kForth supports working with signed and unsigned double length numbers, and implements nearly all of the optional double number word set specified by DPANS94, either intrinsically or in the form of Forth source definitions (see ans-words.4th for the latter). In addition to the ANS Forth tests involving double numbers given in core.4th, further tests of double number words implemented in kForth are given in dbltest.4th.

One significant departure in kForth from typical Forth systems which provide double numbers is the method of entry of double length numbers. Traditional Forth recognizes the decimal point as a marker for a double number, e.g.

234.

is interpreted as a double number. kForth does not permit double number entry in this manner. The rationale behind this restriction is that such entries may easily be confused with floating point numbers. Such confusion will likely be common for new Forth users who have previously used other computer languages such as C. Even experienced Forth users who make frequent use of floating point calculations are also susceptible to such confusion. Since kForth uses the data stack to hold floating point numbers, and since a floating point number also occupies two stack cells (see next section), mistakes arising from misinterpreting entries with a decimal point may not be as readily apparent, leading to hard-to-find bugs.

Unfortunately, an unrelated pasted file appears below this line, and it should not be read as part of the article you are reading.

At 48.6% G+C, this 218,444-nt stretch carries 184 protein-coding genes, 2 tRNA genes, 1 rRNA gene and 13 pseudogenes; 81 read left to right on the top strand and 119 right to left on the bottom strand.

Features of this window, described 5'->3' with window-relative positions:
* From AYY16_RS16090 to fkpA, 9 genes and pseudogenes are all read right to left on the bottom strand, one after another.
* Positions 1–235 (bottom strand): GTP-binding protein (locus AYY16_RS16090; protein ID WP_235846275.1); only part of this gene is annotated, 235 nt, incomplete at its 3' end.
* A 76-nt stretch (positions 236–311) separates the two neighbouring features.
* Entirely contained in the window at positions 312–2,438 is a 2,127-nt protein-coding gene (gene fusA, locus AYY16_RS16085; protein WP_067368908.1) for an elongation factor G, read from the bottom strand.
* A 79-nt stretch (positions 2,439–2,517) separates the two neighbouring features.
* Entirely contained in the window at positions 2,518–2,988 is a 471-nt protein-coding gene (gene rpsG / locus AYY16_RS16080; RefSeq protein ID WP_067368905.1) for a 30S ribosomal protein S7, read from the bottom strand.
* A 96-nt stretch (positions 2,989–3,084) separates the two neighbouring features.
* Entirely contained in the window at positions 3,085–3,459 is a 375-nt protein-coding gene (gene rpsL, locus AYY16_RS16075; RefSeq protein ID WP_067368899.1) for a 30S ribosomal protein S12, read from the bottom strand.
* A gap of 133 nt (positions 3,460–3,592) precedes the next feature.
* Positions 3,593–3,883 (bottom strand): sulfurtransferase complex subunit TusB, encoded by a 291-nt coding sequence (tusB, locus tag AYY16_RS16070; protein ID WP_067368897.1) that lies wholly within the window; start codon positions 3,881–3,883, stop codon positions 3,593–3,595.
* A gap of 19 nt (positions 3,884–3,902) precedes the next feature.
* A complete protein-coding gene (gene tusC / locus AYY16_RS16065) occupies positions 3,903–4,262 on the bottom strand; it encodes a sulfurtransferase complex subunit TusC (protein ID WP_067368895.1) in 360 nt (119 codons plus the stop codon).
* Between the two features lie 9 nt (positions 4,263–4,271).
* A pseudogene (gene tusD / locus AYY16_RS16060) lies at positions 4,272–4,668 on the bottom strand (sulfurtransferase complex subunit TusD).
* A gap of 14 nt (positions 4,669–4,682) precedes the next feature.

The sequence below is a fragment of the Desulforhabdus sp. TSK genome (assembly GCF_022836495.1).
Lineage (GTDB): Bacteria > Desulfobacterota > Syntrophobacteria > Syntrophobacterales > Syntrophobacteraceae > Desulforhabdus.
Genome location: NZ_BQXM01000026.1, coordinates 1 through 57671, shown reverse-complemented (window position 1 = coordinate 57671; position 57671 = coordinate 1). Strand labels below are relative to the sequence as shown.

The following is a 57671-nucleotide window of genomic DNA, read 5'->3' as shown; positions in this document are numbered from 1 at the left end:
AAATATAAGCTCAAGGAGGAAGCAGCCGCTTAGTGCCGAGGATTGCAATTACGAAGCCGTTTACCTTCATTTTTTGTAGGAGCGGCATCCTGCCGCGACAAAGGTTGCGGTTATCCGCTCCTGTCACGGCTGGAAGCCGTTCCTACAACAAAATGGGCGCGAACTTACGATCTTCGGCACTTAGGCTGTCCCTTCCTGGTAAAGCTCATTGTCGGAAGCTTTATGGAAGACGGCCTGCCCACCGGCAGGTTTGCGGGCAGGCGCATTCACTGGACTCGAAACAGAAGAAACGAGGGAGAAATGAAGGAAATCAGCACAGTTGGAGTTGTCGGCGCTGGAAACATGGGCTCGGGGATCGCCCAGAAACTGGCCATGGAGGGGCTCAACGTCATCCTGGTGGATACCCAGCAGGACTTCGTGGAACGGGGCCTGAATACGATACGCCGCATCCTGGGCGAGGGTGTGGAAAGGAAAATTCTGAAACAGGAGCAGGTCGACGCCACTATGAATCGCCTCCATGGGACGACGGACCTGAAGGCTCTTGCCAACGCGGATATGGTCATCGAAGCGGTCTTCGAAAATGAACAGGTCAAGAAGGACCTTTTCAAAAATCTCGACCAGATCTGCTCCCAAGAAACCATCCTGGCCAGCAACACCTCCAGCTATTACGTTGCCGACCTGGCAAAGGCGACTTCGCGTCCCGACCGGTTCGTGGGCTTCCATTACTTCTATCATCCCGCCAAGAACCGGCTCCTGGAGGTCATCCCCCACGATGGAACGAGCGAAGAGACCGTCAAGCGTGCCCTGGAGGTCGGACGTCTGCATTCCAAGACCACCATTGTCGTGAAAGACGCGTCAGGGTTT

The prohibition on standard double number entry in kForth demands that an alternate method be provided for entry of double numbers. This may be easily accomplished by using a string to double number conversion word. There are two ways to accomplish this. The first method is simple, but it is specific to kForth, while the second is more complex, but portable to other ANS systems. In the simple method, we may make use of the non-standard word, NUMBER?, to convert a counted string to a signed double length number, as follows.


c" -20123456789" NUMBER? DROP


NUMBER? actually returns a flag indicating whether or not the conversion succeeded, but we drop the flag in the above example for simplicity. If the conversion did not succeed, a double length zero will result.

The second method should be used if it is desired to port the code to other ANS Forth systems. ANS Forth provides >NUMBER for converting a string to an unsigned double number. A more general string to double number conversion word, handling both signed and unsigned double numbers, may be written as follows.